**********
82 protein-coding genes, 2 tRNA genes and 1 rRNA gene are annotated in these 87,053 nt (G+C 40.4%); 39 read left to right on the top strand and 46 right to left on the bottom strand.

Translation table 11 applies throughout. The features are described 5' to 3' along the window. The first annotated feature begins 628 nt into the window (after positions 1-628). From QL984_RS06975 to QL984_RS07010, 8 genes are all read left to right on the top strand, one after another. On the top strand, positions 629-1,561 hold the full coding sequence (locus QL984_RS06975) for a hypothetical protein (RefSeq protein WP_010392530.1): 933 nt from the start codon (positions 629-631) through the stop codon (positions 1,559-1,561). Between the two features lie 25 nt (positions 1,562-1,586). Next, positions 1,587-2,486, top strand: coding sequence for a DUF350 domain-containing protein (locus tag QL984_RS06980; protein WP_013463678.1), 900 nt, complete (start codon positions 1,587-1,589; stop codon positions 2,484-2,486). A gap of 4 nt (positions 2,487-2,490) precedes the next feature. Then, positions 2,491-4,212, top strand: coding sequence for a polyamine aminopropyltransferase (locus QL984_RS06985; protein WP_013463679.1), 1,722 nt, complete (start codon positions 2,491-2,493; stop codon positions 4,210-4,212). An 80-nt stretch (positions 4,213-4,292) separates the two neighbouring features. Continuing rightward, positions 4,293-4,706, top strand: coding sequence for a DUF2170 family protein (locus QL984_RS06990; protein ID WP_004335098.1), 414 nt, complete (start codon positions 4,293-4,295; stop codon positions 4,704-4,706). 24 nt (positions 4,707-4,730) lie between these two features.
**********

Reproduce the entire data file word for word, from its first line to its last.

82 protein-coding genes, 2 tRNA genes and 1 rRNA gene are annotated in these 87,053 nt (G+C 40.4%); 39 read left to right on the top strand and 46 right to left on the bottom strand.

Translation table 11 applies throughout. The features are described 5' to 3' along the window. The first annotated feature begins 628 nt into the window (after positions 1-628). From QL984_RS06975 to QL984_RS07010, 8 genes are all read left to right on the top strand, one after another. On the top strand, positions 629-1,561 hold the full coding sequence (locus QL984_RS06975) for a hypothetical protein (RefSeq protein WP_010392530.1): 933 nt from the start codon (positions 629-631) through the stop codon (positions 1,559-1,561). Between the two features lie 25 nt (positions 1,562-1,586). Next, positions 1,587-2,486, top strand: coding sequence for a DUF350 domain-containing protein (locus tag QL984_RS06980; protein WP_013463678.1), 900 nt, complete (start codon positions 1,587-1,589; stop codon positions 2,484-2,486). A gap of 4 nt (positions 2,487-2,490) precedes the next feature. Then, positions 2,491-4,212, top strand: coding sequence for a polyamine aminopropyltransferase (locus QL984_RS06985; protein WP_013463679.1), 1,722 nt, complete (start codon positions 2,491-2,493; stop codon positions 4,210-4,212). An 80-nt stretch (positions 4,213-4,292) separates the two neighbouring features. Continuing rightward, positions 4,293-4,706, top strand: coding sequence for a DUF2170 family protein (locus QL984_RS06990; protein ID WP_004335098.1), 414 nt, complete (start codon positions 4,293-4,295; stop codon positions 4,704-4,706). 24 nt (positions 4,707-4,730) lie between these two features.